Reuniting with my Indian host family 10 years later, and bringing my mom with me.
Ten years ago my parents gave me an incredible gift of participating in an exchange program to live with a family in India, and host another girl my same age from that family in our San Diegan home. Her name was Sneha, and we were both 19. She came and stayed with us for a month and a half in our home in San Diego from a major city in Maharastra, India famous for education. I then flew back with her and lived for a month and a half with her and her family there in Pune. I have never known a more generous family. Sneha, her sister Shweta, and their little brother Yash (who I think was about 9 at the time) treated me like a long lost sister, and their parents, who I called Ai & Baba (Marathi for mamma & papa) treated me like their daughter. Baba took me on a week long train trip up through the country, visiting incredible sites, including Red Fort and the Taj Mahal, which he had not even yet seen. They taught me not only how to eat roti and dal correctly, and how to get 6 people into a 3 seater rickshaw, but they taught me about patience, open heartedness, and trust. Living in another country, even if it is only just a month, was a vital experience to getting out of my head and not taking myself too seriously.
For Chistmas this year I went back to India to attend the youngest daughter, Shweta’s wedding and celebrate with the family. But this time I made sure to bring my mom with me. Yash is now a young man, and Sneha is married with a little 10 month old. Shweta’s wedding was to be on December 26th and so my mom and I flew together knowing that this would be the most unforgettable Christmas of our lives. Leading up to this grandest of any event I’ve ever seen was a series of wedding events, each greater and grander than the next. I laughed as every day the family would tell me that there was nothing special planned, only to find that 30+ community or family members came over nearly every night with good food, music, and chatter. By the 24th when the “official” events began, my mom and I were already exhausted, and my mom had gone through a series of blows to her health, but were wide eyed and eager for the literal fireworks that the wedding was sure to end with.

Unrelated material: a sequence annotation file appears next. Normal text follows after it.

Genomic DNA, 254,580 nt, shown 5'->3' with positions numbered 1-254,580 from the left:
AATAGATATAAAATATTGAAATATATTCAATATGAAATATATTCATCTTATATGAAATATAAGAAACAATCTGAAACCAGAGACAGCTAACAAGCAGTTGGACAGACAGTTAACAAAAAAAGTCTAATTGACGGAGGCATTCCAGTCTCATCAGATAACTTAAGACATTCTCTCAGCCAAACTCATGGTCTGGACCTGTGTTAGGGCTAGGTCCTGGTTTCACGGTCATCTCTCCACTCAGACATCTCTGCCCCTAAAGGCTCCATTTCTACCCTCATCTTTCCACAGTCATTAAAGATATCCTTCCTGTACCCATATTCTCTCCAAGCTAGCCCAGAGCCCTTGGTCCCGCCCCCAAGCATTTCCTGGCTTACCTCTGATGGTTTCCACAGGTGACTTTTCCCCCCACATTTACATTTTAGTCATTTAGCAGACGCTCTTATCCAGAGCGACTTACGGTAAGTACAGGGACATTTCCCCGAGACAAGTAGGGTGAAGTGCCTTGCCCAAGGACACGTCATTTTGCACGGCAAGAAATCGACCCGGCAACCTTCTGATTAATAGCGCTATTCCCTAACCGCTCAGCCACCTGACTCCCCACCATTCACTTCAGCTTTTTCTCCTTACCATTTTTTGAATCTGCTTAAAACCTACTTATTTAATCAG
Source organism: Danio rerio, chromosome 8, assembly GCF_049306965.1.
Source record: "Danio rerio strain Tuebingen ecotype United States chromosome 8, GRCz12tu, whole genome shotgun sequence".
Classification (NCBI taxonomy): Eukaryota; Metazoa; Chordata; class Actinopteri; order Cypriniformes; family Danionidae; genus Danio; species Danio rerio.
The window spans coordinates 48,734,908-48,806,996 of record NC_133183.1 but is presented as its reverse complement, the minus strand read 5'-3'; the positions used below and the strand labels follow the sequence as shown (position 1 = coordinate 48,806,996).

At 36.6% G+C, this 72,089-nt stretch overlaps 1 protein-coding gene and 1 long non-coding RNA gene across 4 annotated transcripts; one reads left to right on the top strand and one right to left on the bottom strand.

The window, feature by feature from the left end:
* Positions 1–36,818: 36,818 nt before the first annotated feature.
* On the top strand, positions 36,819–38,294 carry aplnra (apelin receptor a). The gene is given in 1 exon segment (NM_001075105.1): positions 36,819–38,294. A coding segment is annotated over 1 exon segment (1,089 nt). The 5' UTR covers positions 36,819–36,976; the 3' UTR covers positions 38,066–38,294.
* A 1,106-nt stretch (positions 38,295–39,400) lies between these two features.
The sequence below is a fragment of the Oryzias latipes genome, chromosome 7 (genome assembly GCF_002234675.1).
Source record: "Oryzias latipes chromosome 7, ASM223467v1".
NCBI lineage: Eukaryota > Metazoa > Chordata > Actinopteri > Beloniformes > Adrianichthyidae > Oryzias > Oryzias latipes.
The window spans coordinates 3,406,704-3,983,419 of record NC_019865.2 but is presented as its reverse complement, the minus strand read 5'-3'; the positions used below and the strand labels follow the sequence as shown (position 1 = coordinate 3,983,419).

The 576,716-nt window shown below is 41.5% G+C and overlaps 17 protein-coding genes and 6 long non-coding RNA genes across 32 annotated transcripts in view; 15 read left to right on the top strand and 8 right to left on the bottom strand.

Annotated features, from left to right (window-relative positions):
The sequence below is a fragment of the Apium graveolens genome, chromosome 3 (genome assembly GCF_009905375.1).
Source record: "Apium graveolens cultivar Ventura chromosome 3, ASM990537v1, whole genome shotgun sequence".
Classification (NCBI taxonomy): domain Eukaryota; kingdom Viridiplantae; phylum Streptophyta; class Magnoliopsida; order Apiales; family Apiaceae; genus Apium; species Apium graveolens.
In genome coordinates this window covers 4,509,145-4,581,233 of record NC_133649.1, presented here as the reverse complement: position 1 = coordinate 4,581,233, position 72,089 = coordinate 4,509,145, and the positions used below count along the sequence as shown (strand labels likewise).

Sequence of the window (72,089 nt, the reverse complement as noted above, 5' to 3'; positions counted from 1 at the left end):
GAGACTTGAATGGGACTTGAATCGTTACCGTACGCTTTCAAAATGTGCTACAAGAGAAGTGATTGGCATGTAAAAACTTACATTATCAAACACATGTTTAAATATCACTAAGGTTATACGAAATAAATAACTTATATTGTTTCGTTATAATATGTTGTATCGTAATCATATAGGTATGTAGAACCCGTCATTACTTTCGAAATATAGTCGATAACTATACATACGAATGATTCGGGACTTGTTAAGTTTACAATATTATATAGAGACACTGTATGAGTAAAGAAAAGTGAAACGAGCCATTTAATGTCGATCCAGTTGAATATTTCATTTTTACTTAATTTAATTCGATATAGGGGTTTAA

This was by far the most brilliant Christmas I had ever had, and I am so grateful to have gotten to experience it with my mom. It was a blessing to have someone to share the impossibility of some of the sites, to have someone to talk to when the rest of the room was a flurry of Marathi, and a familiar hand to squeeze when we feared for our lives in the backseat of a rickshaw in rush hour. I am forever grateful for this family who, with total trust, took me into their home and family as one of their own and ensured that I was loved, celebrated, protected, included, and respected. I could not have asked for a more generous family to stay with, and I am forever grateful for this incredible experience of being behind the scenes with the Sawases and my mom, and the gift of being able to see the changes in the family, city, and country after ten years.